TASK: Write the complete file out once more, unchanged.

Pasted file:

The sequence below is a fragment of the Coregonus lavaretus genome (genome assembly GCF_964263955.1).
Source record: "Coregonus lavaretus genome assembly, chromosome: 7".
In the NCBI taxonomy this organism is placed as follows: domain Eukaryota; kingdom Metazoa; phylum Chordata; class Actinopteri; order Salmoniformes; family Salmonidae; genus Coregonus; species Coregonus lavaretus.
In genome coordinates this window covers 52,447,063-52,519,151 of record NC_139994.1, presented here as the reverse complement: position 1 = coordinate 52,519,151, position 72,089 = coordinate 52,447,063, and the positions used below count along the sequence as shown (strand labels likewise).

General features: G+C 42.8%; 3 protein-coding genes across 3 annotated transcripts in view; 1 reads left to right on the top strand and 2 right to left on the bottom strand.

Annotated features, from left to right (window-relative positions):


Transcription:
The sequence below is a fragment of the Coregonus lavaretus genome (genome assembly GCF_964263955.1).
Source record: "Coregonus lavaretus genome assembly, chromosome: 7".
In the NCBI taxonomy this organism is placed as follows: domain Eukaryota; kingdom Metazoa; phylum Chordata; class Actinopteri; order Salmoniformes; family Salmonidae; genus Coregonus; species Coregonus lavaretus.
In genome coordinates this window covers 52,447,063-52,519,151 of record NC_139994.1, presented here as the reverse complement: position 1 = coordinate 52,519,151, position 72,089 = coordinate 52,447,063, and the positions used below count along the sequence as shown (strand labels likewise).

General features: G+C 42.8%; 3 protein-coding genes across 3 annotated transcripts in view; 1 reads left to right on the top strand and 2 right to left on the bottom strand.

Annotated features, from left to right (window-relative positions):